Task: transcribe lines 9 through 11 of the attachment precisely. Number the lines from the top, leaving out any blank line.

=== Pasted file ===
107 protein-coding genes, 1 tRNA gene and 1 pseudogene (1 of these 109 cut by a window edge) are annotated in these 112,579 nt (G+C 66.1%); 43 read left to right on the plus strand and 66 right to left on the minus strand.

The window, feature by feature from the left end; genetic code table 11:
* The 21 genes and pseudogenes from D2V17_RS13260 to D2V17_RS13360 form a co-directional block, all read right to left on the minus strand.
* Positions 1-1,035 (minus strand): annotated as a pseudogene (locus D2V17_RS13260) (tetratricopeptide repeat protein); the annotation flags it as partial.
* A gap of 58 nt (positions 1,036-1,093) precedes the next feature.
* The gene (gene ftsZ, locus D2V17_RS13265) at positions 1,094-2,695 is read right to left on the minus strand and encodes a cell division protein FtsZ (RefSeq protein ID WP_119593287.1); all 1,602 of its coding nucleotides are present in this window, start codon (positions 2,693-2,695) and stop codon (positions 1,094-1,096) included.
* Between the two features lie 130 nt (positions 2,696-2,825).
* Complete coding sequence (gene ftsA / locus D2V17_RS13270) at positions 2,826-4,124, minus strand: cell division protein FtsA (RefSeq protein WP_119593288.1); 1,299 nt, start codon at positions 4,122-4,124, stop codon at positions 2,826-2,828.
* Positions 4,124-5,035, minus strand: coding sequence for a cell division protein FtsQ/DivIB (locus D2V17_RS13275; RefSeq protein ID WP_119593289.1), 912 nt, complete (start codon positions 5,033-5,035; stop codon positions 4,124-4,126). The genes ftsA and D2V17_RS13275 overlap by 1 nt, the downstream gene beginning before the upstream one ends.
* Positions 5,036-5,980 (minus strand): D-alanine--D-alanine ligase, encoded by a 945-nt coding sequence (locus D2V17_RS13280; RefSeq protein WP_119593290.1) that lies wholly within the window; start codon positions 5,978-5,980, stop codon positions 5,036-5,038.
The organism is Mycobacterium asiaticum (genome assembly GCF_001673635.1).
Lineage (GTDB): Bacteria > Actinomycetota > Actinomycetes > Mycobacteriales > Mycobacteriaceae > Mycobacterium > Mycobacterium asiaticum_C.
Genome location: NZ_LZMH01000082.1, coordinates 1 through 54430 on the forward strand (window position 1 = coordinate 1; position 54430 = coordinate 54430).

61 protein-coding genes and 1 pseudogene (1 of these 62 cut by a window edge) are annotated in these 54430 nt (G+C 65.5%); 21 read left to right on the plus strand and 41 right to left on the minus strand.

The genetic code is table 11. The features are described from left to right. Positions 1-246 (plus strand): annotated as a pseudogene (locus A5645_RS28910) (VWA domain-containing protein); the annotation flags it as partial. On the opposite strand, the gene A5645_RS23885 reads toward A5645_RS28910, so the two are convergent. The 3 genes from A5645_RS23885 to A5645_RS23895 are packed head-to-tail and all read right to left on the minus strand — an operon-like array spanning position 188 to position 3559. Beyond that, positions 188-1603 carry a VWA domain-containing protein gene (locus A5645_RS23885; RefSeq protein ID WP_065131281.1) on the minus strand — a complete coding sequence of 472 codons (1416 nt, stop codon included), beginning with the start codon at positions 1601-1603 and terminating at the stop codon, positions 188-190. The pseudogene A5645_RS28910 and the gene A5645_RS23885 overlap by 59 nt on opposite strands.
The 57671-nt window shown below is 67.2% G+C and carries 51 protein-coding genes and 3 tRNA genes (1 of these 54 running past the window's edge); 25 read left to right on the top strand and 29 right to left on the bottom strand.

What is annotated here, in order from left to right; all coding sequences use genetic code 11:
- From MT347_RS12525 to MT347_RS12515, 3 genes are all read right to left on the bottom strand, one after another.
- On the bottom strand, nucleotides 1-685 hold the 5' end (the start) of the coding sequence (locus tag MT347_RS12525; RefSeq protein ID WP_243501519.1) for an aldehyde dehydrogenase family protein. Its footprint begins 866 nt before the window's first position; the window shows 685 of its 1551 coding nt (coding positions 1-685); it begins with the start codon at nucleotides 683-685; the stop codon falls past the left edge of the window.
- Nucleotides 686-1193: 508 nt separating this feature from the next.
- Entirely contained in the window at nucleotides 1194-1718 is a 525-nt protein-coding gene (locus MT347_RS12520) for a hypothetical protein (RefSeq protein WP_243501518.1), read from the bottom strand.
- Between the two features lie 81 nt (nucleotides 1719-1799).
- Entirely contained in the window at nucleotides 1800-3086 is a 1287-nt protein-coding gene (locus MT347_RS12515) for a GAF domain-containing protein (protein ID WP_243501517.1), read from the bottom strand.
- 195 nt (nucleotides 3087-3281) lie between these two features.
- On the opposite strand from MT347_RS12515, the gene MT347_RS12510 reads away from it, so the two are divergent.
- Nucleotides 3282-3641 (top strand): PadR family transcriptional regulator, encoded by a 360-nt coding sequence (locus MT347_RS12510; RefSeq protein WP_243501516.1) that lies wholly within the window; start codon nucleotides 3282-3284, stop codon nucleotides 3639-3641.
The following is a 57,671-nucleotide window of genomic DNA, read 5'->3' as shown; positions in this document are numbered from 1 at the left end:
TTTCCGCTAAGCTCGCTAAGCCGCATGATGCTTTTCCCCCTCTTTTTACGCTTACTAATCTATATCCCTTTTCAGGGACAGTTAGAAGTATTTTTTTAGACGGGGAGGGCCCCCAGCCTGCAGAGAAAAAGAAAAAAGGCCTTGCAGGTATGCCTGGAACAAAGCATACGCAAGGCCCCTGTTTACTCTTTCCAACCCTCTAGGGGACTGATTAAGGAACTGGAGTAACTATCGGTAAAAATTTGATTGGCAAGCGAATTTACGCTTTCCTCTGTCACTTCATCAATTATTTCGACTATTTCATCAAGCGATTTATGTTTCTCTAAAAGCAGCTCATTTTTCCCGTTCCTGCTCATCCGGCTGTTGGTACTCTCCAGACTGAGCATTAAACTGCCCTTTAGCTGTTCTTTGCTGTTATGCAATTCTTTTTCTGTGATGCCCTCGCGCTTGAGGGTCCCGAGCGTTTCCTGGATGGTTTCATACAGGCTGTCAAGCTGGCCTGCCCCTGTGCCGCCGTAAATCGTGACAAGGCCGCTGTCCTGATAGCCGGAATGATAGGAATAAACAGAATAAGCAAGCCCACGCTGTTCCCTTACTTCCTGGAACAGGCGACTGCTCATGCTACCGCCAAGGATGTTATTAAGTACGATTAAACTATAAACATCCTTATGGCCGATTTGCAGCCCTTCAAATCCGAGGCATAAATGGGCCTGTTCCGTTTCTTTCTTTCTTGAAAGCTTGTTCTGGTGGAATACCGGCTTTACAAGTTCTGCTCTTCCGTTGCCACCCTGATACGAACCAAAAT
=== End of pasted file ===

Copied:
* Positions 4,124-5,035, minus strand: coding sequence for a cell division protein FtsQ/DivIB (locus D2V17_RS13275; RefSeq protein ID WP_119593289.1), 912 nt, complete (start codon positions 5,033-5,035; stop codon positions 4,124-4,126). The genes ftsA and D2V17_RS13275 overlap by 1 nt, the downstream gene beginning before the upstream one ends.
* Positions 5,036-5,980 (minus strand): D-alanine--D-alanine ligase, encoded by a 945-nt coding sequence (locus D2V17_RS13280; RefSeq protein WP_119593290.1) that lies wholly within the window; start codon positions 5,978-5,980, stop codon positions 5,036-5,038.
The organism is Mycobacterium asiaticum (genome assembly GCF_001673635.1).